# Difference between an electron wiggler and an undulator?

Both wigglers and undulators use periodic magnetic fields applied to stored relativistic electron beams to produce intense beams of UV or X-rays that can be used in a wide range of condensed matter physics and materials science experiments.

As for the difference between undulators and wigglers: synchrotron radiation has a characteristic opening angle (that goes as $$1/\gamma$$). In an undulator, the electron motion in the transverse direction is set to be on the order of the opening angle. In a wiggler, however, the motion is made to be larger than the opening angle and therefore a wider beam results.

In an undulator, radiation from the various periods interfere coherently. Sharp peaks are produced at harmonics of the resonant frequency, which depends on the electron energy, the undulation period and field strength, and the observation position. The optical wavelength is a Lorentz transformation of the undulation period into the beam frame followed by a relativistic Doppler shift back into the laboratory frame. The velocity used in the Lorentz transformation and the Doppler shift is the longitudinal electron velocity, which is less than the full electron velocity because of the electron’s curved path through the undulator.

Functionally speaking, it sounds like a wiggler could be characterized as an incoherent, underperforming undulator.

An undulator used with the wrong electron beam energy would be in effect a wiggler.

The narrow energy spectrum from a properly operated undulator, the result of the coherent addition in the forward direction would spread out to a broadband spectrum several orders of magnitude wider in energy and lower in brightness (energy per unit energy and solid angle) when operated with the wrong electron energy or the wrong alternating magnetic field strength.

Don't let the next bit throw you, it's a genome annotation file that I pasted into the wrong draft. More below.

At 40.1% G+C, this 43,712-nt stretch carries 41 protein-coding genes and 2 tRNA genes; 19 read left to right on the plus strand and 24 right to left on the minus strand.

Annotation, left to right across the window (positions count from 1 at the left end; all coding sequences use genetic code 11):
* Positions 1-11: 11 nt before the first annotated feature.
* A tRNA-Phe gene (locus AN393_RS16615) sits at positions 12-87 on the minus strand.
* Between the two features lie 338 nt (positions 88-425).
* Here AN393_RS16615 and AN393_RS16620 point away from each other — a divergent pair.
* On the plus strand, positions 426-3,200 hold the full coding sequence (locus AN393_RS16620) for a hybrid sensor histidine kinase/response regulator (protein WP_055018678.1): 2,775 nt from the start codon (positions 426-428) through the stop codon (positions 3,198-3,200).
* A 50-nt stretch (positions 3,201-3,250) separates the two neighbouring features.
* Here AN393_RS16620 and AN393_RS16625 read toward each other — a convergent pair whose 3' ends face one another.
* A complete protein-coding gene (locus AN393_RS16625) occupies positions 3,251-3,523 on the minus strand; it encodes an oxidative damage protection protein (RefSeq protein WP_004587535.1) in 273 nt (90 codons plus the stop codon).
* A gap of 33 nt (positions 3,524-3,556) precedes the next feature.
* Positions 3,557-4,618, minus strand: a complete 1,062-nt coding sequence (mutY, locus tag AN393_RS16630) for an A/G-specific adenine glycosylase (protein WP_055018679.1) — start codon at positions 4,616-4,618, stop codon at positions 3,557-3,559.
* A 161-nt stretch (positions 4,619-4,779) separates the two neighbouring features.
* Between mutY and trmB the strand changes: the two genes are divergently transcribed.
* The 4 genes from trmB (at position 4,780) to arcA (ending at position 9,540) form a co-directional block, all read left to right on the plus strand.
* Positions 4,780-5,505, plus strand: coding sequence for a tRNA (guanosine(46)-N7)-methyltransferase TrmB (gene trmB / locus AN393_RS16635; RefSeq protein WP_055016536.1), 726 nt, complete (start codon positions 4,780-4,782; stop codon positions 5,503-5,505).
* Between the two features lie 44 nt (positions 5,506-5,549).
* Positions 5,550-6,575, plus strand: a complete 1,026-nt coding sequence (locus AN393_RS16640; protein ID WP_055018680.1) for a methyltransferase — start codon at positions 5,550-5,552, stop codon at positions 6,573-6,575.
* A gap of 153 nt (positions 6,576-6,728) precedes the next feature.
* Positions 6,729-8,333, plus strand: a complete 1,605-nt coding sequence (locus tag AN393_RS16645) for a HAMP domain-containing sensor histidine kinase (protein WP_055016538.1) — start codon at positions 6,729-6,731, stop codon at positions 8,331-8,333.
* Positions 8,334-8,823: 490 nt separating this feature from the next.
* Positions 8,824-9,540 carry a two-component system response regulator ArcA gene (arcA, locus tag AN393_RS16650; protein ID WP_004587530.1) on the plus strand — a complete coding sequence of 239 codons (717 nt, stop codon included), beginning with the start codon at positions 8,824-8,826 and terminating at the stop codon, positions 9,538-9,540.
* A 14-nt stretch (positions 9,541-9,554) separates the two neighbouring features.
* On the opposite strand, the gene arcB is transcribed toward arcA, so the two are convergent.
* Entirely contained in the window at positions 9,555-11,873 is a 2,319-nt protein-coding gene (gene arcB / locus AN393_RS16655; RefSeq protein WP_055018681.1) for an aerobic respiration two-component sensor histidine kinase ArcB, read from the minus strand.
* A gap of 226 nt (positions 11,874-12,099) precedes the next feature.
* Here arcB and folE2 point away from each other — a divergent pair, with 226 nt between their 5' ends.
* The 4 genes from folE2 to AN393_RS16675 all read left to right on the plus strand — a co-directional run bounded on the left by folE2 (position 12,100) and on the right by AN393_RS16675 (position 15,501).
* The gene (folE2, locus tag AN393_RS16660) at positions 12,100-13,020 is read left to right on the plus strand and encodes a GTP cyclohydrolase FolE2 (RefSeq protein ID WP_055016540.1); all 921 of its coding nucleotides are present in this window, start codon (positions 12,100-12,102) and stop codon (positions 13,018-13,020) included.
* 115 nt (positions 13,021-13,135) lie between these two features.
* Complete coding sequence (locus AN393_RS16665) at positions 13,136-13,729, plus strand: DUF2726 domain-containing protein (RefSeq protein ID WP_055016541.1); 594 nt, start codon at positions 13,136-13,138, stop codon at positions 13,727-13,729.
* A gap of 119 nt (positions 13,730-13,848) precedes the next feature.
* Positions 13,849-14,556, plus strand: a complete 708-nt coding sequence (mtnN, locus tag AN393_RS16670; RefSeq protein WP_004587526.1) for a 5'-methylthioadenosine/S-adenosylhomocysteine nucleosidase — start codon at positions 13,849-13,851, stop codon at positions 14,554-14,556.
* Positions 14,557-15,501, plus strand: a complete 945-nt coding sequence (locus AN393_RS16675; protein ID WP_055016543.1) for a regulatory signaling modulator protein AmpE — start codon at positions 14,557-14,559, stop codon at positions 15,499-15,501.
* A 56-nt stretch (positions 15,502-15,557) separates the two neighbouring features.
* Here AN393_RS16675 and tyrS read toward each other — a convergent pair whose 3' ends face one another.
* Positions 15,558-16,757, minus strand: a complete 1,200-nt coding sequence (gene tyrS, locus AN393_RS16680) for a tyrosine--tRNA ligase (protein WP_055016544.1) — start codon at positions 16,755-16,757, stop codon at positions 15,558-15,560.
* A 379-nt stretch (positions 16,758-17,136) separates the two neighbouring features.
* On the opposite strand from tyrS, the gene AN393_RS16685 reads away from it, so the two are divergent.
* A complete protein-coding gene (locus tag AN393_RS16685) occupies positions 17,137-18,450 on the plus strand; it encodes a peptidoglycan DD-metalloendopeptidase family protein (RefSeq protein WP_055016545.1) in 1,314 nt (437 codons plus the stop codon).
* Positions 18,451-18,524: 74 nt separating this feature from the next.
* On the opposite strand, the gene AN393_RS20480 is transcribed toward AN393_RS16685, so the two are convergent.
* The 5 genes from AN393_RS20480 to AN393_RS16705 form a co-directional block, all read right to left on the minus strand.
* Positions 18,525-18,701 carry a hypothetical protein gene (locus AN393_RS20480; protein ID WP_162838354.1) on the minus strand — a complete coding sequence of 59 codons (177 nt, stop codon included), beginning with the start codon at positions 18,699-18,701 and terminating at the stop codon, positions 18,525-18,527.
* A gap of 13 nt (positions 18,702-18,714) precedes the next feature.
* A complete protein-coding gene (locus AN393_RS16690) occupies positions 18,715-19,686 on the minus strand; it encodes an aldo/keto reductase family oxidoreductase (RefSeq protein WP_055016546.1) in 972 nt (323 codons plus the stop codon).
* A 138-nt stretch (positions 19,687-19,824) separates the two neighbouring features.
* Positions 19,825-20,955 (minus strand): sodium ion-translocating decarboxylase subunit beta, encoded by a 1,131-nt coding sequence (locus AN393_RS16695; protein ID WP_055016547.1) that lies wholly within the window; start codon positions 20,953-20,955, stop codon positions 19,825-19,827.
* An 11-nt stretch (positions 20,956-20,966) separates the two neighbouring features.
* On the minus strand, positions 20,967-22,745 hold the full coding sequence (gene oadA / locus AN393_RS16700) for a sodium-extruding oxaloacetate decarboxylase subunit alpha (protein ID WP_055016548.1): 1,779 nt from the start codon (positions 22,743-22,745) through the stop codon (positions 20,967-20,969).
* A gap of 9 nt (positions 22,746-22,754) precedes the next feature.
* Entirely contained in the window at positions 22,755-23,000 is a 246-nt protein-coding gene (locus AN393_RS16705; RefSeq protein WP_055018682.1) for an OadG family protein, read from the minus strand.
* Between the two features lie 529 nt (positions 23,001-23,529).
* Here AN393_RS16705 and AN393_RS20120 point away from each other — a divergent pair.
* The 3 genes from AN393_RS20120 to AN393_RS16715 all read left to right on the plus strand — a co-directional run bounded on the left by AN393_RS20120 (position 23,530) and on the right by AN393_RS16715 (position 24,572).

Am I missing something fundamental, or does this pretty much describe the difference between the two devices?

note: I'm not asking for the difference between the two beams, I'm asking about the devices themselves, so if there are specific issues with their magnetic field designs that would be more interesting than differences in beam characteristics.

• this and this presentation (found here) may be helpful. – uhoh May 19 at 2:19

Short answer: Yes, you pretty much summed it up. However, I wouldn't go as far as describing a wiggler as an "underperforming" undulator.

Both these devices convert kinetic energy into radiation. A wiggler can produce magnitudes more radiation than an undulator, precisely because it radiates in a wider spectrum. Its overall output power is therefore much higher. (it's essentially a row of bending-magnets.)

An undulator provides a higher power per frequency, since its output is generally confined to a single frequency (and its harmonics). However, the output of a wiggler at that specific frequency can be comparable or higher (with the same electron beam / the same number of pair magnets). The undulator setup acts mainly as a filter, so unwanted frequencies are absorbed by the electrons and returned to kinetic energy of the electron beam. It does however produce a much narrower beam and thereby its brilliance can be much higher. The main advantage, if a specific frequency is desired, is in reducing heat load to monochromators after the insertion device.

Both undulator and wiggler are so similar, they are usually built as the same device. By increasing or decreasing magnetic field strength or moving permanent magnets closer or farther apart, the device can be set up as wiggler or undulator. The device can be classified as one or the other by its strength parameter:

$$K=\frac{e B \lambda_U}{2 \pi m_e c}$$

• K << 1 : classic undulator, waves can interfere and radiation will be a harmonic of the spatial magnet separation $$\lambda_U$$.
• K >> 1 : classic wiggler, electrons radiate independently and a wide high-power spectrum is the result.
• K ~ 1 : in between, generally results in a spectrum similar to that of a single bending magnet, though undulator/wiggler specific polarization.
• Excellent! This is exactly what I needed to know, thank you for the concise yet clear answer. – uhoh Jul 29 at 15:40